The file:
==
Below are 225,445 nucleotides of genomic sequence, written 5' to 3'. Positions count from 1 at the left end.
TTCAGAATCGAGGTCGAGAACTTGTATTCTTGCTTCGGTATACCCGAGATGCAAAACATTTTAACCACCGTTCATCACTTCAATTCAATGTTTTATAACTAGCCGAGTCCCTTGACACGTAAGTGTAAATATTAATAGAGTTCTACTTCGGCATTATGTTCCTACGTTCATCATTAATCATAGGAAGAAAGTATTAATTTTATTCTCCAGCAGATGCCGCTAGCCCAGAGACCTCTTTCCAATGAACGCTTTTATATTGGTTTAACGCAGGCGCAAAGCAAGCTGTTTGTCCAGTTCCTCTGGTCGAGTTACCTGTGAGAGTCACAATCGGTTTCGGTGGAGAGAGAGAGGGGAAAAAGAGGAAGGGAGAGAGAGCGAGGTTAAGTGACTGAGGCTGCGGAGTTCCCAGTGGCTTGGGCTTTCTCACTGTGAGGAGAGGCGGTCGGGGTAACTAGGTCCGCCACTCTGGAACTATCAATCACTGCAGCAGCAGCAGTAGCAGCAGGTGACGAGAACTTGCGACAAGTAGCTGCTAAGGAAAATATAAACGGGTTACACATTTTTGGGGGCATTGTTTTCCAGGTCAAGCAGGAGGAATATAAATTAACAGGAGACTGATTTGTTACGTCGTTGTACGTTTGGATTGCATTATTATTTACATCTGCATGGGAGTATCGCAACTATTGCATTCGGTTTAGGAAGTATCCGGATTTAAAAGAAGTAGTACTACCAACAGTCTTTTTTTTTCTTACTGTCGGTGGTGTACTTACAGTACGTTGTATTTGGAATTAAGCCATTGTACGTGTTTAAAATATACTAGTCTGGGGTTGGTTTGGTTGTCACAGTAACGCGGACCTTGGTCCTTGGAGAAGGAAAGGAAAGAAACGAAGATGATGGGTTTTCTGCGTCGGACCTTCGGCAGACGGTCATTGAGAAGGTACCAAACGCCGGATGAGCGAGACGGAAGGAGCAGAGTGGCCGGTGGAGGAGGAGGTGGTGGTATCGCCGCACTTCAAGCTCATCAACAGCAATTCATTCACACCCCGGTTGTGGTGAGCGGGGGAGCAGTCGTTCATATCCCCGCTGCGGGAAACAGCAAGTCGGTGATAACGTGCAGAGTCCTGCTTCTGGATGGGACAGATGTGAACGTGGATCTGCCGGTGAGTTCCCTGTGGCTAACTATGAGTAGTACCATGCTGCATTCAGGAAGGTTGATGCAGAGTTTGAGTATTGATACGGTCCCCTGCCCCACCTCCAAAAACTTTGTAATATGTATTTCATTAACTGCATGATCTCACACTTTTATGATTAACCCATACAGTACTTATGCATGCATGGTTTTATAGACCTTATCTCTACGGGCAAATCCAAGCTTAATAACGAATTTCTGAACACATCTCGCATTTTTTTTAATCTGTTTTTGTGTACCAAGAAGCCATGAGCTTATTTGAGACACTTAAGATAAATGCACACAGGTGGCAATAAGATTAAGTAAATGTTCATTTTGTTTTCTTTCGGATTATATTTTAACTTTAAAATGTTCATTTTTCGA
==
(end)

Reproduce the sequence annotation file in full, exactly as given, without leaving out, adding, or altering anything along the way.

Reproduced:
Below are 225,445 nucleotides of genomic sequence, written 5' to 3'. Positions count from 1 at the left end.
TTCAGAATCGAGGTCGAGAACTTGTATTCTTGCTTCGGTATACCCGAGATGCAAAACATTTTAACCACCGTTCATCACTTCAATTCAATGTTTTATAACTAGCCGAGTCCCTTGACACGTAAGTGTAAATATTAATAGAGTTCTACTTCGGCATTATGTTCCTACGTTCATCATTAATCATAGGAAGAAAGTATTAATTTTATTCTCCAGCAGATGCCGCTAGCCCAGAGACCTCTTTCCAATGAACGCTTTTATATTGGTTTAACGCAGGCGCAAAGCAAGCTGTTTGTCCAGTTCCTCTGGTCGAGTTACCTGTGAGAGTCACAATCGGTTTCGGTGGAGAGAGAGAGGGGAAAAAGAGGAAGGGAGAGAGAGCGAGGTTAAGTGACTGAGGCTGCGGAGTTCCCAGTGGCTTGGGCTTTCTCACTGTGAGGAGAGGCGGTCGGGGTAACTAGGTCCGCCACTCTGGAACTATCAATCACTGCAGCAGCAGCAGTAGCAGCAGGTGACGAGAACTTGCGACAAGTAGCTGCTAAGGAAAATATAAACGGGTTACACATTTTTGGGGGCATTGTTTTCCAGGTCAAGCAGGAGGAATATAAATTAACAGGAGACTGATTTGTTACGTCGTTGTACGTTTGGATTGCATTATTATTTACATCTGCATGGGAGTATCGCAACTATTGCATTCGGTTTAGGAAGTATCCGGATTTAAAAGAAGTAGTACTACCAACAGTCTTTTTTTTTCTTACTGTCGGTGGTGTACTTACAGTACGTTGTATTTGGAATTAAGCCATTGTACGTGTTTAAAATATACTAGTCTGGGGTTGGTTTGGTTGTCACAGTAACGCGGACCTTGGTCCTTGGAGAAGGAAAGGAAAGAAACGAAGATGATGGGTTTTCTGCGTCGGACCTTCGGCAGACGGTCATTGAGAAGGTACCAAACGCCGGATGAGCGAGACGGAAGGAGCAGAGTGGCCGGTGGAGGAGGAGGTGGTGGTATCGCCGCACTTCAAGCTCATCAACAGCAATTCATTCACACCCCGGTTGTGGTGAGCGGGGGAGCAGTCGTTCATATCCCCGCTGCGGGAAACAGCAAGTCGGTGATAACGTGCAGAGTCCTGCTTCTGGATGGGACAGATGTGAACGTGGATCTGCCGGTGAGTTCCCTGTGGCTAACTATGAGTAGTACCATGCTGCATTCAGGAAGGTTGATGCAGAGTTTGAGTATTGATACGGTCCCCTGCCCCACCTCCAAAAACTTTGTAATATGTATTTCATTAACTGCATGATCTCACACTTTTATGATTAACCCATACAGTACTTATGCATGCATGGTTTTATAGACCTTATCTCTACGGGCAAATCCAAGCTTAATAACGAATTTCTGAACACATCTCGCATTTTTTTTAATCTGTTTTTGTGTACCAAGAAGCCATGAGCTTATTTGAGACACTTAAGATAAATGCACACAGGTGGCAATAAGATTAAGTAAATGTTCATTTTGTTTTCTTTCGGATTATATTTTAACTTTAAAATGTTCATTTTTCGA